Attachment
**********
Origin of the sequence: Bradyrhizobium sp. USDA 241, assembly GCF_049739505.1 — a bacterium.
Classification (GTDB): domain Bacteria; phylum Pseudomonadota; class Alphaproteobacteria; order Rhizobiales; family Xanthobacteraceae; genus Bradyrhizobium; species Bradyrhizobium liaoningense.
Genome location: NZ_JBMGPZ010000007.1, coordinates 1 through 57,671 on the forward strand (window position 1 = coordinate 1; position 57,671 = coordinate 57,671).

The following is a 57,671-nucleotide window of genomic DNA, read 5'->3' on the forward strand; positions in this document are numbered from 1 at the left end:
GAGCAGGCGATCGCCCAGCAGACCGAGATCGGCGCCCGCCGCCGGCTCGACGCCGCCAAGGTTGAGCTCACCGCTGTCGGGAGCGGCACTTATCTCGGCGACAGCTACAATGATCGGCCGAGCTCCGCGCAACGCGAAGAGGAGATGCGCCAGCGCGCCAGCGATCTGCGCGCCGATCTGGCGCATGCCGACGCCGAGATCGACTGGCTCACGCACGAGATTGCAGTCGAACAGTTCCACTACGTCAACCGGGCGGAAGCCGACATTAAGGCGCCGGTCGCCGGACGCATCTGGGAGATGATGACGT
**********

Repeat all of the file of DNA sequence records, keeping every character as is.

Origin of the sequence: Bradyrhizobium sp. USDA 241, assembly GCF_049739505.1 — a bacterium.
Classification (GTDB): domain Bacteria; phylum Pseudomonadota; class Alphaproteobacteria; order Rhizobiales; family Xanthobacteraceae; genus Bradyrhizobium; species Bradyrhizobium liaoningense.
Genome location: NZ_JBMGPZ010000007.1, coordinates 1 through 57,671 on the forward strand (window position 1 = coordinate 1; position 57,671 = coordinate 57,671).

The following is a 57,671-nucleotide window of genomic DNA, read 5'->3' on the forward strand; positions in this document are numbered from 1 at the left end:
GAGCAGGCGATCGCCCAGCAGACCGAGATCGGCGCCCGCCGCCGGCTCGACGCCGCCAAGGTTGAGCTCACCGCTGTCGGGAGCGGCACTTATCTCGGCGACAGCTACAATGATCGGCCGAGCTCCGCGCAACGCGAAGAGGAGATGCGCCAGCGCGCCAGCGATCTGCGCGCCGATCTGGCGCATGCCGACGCCGAGATCGACTGGCTCACGCACGAGATTGCAGTCGAACAGTTCCACTACGTCAACCGGGCGGAAGCCGACATTAAGGCGCCGGTCGCCGGACGCATCTGGGAGATGATGACGT